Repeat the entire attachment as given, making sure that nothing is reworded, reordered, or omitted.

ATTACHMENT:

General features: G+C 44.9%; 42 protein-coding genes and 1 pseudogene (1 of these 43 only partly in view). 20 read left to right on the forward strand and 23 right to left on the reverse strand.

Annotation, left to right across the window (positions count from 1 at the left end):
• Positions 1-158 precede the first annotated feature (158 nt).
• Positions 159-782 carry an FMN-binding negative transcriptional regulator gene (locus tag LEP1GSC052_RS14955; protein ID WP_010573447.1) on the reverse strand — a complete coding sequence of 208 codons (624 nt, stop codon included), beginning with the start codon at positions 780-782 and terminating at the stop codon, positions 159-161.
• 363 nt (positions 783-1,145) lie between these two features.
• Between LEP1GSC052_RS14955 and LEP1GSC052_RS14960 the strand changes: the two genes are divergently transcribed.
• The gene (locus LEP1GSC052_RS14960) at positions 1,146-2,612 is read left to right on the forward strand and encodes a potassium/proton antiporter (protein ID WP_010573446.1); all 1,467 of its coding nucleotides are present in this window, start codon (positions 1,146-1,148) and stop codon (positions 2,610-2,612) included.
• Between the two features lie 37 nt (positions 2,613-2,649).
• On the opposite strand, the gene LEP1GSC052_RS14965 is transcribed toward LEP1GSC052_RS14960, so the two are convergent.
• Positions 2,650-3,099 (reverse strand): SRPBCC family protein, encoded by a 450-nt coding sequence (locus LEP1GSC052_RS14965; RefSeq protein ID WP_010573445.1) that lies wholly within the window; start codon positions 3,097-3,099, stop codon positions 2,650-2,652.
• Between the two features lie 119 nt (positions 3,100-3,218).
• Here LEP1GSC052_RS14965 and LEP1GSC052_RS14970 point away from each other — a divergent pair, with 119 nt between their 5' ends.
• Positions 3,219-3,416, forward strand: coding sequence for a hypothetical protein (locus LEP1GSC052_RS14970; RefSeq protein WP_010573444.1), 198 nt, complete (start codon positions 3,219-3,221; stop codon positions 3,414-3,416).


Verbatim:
General features: G+C 44.9%; 42 protein-coding genes and 1 pseudogene (1 of these 43 only partly in view). 20 read left to right on the forward strand and 23 right to left on the reverse strand.

Annotation, left to right across the window (positions count from 1 at the left end):
• Positions 1-158 precede the first annotated feature (158 nt).
• Positions 159-782 carry an FMN-binding negative transcriptional regulator gene (locus tag LEP1GSC052_RS14955; protein ID WP_010573447.1) on the reverse strand — a complete coding sequence of 208 codons (624 nt, stop codon included), beginning with the start codon at positions 780-782 and terminating at the stop codon, positions 159-161.
• 363 nt (positions 783-1,145) lie between these two features.
• Between LEP1GSC052_RS14955 and LEP1GSC052_RS14960 the strand changes: the two genes are divergently transcribed.
• The gene (locus LEP1GSC052_RS14960) at positions 1,146-2,612 is read left to right on the forward strand and encodes a potassium/proton antiporter (protein ID WP_010573446.1); all 1,467 of its coding nucleotides are present in this window, start codon (positions 1,146-1,148) and stop codon (positions 2,610-2,612) included.
• Between the two features lie 37 nt (positions 2,613-2,649).
• On the opposite strand, the gene LEP1GSC052_RS14965 is transcribed toward LEP1GSC052_RS14960, so the two are convergent.
• Positions 2,650-3,099 (reverse strand): SRPBCC family protein, encoded by a 450-nt coding sequence (locus LEP1GSC052_RS14965; RefSeq protein ID WP_010573445.1) that lies wholly within the window; start codon positions 3,097-3,099, stop codon positions 2,650-2,652.
• Between the two features lie 119 nt (positions 3,100-3,218).
• Here LEP1GSC052_RS14965 and LEP1GSC052_RS14970 point away from each other — a divergent pair, with 119 nt between their 5' ends.
• Positions 3,219-3,416, forward strand: coding sequence for a hypothetical protein (locus LEP1GSC052_RS14970; RefSeq protein WP_010573444.1), 198 nt, complete (start codon positions 3,219-3,221; stop codon positions 3,414-3,416).